We certainly should credit Elon Musk with being willing to bet his entire personal fortune on Tesla’s success, back when nearly all financial analysts were saying Tesla would most likely fail. And it did nearly fail, at least once; possibly more than once. We should also credit Musk for staying true to the vision of Tesla founders Martin Eberhard and Marc Tarpenning; Tesla has indeed followed their mission statement of making progressively less expensive cars (well, if you ignore the Model X, which was a branching development off the MS.) But as companies grow, they may need a different sort of leader than the one they started out with. Some say that it was good for Tesla’s success that Musk pushed out Eberhard and the other actual founders; that the company wouldn’t have grown, and likely wouldn’t even still be in business, if Eberhard was still at the helm. Maybe they’re right. And maybe Elon’s tendency to micromanage is now holding Tesla back from growing as rapidly as it needs to. Maybe Tesla would be better off with someone else as CEO; someone more willing to delegate authority. Of course, it’s easy for me as an “armchair CEO” to suggest… Read more »

I’ve been watching Elon for quite a while and read a biography about him.

I was also fascinated with Howard Hughes.

I see parallels between the 2. I think they both suffer from some mental abnormalities that they control due to their high intelligence level.

Maybe I’m just paranoid but I see more of these abnormalities coming out of Elon lately. More just intuition than specific incidences. some not worth mentioning.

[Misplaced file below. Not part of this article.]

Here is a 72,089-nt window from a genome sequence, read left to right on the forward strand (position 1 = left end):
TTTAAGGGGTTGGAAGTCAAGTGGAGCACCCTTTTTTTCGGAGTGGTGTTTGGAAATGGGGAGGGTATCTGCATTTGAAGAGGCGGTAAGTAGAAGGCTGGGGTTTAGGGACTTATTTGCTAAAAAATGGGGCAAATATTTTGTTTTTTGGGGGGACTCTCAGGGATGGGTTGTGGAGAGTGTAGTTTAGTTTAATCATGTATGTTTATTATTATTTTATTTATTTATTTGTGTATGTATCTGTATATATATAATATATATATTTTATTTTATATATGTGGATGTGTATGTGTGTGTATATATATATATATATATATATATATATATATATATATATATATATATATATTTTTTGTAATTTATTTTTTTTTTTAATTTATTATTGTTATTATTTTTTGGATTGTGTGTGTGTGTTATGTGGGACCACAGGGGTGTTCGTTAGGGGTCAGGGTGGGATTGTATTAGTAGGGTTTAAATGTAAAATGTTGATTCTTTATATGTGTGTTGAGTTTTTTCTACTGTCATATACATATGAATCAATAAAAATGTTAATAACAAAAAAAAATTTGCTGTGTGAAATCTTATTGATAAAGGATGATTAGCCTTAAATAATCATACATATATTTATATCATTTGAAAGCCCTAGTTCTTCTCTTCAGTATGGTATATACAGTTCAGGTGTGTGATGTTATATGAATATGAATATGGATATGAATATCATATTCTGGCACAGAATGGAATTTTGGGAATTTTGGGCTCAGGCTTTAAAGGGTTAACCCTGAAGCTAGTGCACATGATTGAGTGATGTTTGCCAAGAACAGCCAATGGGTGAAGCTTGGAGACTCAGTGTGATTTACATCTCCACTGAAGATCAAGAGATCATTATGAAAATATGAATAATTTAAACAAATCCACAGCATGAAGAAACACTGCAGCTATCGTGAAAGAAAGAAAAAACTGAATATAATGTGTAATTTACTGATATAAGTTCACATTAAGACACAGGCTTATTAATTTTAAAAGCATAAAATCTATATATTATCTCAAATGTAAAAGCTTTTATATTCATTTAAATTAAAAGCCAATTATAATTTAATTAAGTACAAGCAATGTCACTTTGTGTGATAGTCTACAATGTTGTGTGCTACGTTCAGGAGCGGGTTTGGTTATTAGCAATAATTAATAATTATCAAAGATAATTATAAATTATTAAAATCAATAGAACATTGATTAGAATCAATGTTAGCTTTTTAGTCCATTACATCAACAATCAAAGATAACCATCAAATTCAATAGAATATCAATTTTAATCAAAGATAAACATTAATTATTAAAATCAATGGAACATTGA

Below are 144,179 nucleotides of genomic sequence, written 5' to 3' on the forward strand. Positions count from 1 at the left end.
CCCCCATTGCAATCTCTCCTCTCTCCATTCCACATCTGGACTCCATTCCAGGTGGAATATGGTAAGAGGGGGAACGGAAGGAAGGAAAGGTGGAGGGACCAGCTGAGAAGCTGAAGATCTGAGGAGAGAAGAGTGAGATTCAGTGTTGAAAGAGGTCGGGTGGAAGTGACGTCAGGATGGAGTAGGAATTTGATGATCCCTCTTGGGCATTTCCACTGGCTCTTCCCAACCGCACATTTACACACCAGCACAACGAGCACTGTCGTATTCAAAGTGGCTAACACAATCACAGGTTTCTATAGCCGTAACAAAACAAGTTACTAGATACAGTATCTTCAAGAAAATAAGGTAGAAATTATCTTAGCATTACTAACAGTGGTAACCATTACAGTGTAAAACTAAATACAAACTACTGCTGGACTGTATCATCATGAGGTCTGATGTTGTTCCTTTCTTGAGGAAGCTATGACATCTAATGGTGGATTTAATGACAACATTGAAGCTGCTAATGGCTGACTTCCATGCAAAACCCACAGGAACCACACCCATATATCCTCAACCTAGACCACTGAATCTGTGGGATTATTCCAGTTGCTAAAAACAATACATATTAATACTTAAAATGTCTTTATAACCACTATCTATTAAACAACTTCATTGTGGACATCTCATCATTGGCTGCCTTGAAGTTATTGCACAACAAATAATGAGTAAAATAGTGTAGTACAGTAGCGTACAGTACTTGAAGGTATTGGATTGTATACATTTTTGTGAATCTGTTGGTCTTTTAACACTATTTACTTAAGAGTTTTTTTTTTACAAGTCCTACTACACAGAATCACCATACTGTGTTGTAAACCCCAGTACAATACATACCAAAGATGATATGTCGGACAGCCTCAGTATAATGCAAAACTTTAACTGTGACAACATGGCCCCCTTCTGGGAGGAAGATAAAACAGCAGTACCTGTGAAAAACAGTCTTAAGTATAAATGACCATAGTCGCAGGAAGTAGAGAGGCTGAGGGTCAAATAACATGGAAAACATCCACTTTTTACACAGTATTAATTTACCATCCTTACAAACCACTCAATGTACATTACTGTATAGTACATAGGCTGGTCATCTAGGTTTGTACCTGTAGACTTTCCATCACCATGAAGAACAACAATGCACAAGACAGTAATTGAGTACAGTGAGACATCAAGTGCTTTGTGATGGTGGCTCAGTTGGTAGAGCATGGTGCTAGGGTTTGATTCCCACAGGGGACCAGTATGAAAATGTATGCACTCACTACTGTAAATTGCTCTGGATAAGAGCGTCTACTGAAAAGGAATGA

So yeh. Elon needs to leave JB in charge. …and don’t lose the designer Franz either.

Having been a boss I can tell you the more people you have under you the less productive you are.

Elon Musk seems to be an inexorable driving force behind some extremely disruptive developments. I wonder how easily unique individuals like that can be replaced. History is rife with stories about great leaders building great empires only to see their successors run things into the ground.

For that reason I am concerned about his safety. There is a lot of vested interests out there who must be dreaming of a world without Elon Musk in it at this point. It doesn’t even matter that everybody will understand what really happened, history shows that the powers that be can pull off any foul play without anything ever proven.

Okay, dark thought of the day…

“Mitsugo no tamashii hyaku made”
(The soul of a three year old stays with him a hundred years – Japanese saying)

When I look at Musk’s biography, especially his early childhood and the unusual relation to his mother (he chose to live with his father) and other unusual habits in early life, and when I look at the results of recent brain research e.g. Bruce D. Perry, Shelley Uram, Bryan Post, then I’m really concerned about Musk and his health on the long term. If you haven’t learned to autoregulat stress at the right time in your life, you develop a complex PTSD with chronic stress, which is toxic, leading to all kind of civilization diseases, including heart failure and cancer.